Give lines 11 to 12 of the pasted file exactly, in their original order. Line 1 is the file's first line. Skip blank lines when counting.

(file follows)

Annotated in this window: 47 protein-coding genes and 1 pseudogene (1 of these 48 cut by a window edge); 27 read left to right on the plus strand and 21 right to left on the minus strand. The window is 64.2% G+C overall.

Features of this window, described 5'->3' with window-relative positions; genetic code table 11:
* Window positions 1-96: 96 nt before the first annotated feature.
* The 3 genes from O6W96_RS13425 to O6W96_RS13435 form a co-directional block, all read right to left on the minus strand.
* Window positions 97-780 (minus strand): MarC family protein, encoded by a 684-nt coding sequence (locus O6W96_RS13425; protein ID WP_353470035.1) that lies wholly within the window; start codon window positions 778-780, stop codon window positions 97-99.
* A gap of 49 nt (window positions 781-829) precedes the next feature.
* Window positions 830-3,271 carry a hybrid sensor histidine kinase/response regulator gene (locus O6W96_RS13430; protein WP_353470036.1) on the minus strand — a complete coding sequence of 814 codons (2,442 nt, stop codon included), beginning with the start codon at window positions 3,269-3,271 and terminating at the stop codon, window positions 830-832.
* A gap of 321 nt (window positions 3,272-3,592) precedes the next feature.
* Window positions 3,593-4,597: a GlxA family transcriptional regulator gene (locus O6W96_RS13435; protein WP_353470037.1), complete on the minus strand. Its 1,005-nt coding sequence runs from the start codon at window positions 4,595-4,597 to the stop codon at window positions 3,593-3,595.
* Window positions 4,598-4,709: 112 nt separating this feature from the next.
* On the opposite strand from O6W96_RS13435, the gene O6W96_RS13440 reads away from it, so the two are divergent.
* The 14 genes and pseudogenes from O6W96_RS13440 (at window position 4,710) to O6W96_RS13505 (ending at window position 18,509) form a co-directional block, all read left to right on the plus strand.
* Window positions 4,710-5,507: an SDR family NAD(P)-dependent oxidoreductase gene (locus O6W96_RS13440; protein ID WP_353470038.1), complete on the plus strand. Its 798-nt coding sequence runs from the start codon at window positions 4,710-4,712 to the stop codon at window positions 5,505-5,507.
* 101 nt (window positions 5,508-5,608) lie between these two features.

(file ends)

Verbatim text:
* On the opposite strand from O6W96_RS13435, the gene O6W96_RS13440 reads away from it, so the two are divergent.
* The 14 genes and pseudogenes from O6W96_RS13440 (at window position 4,710) to O6W96_RS13505 (ending at window position 18,509) form a co-directional block, all read left to right on the plus strand.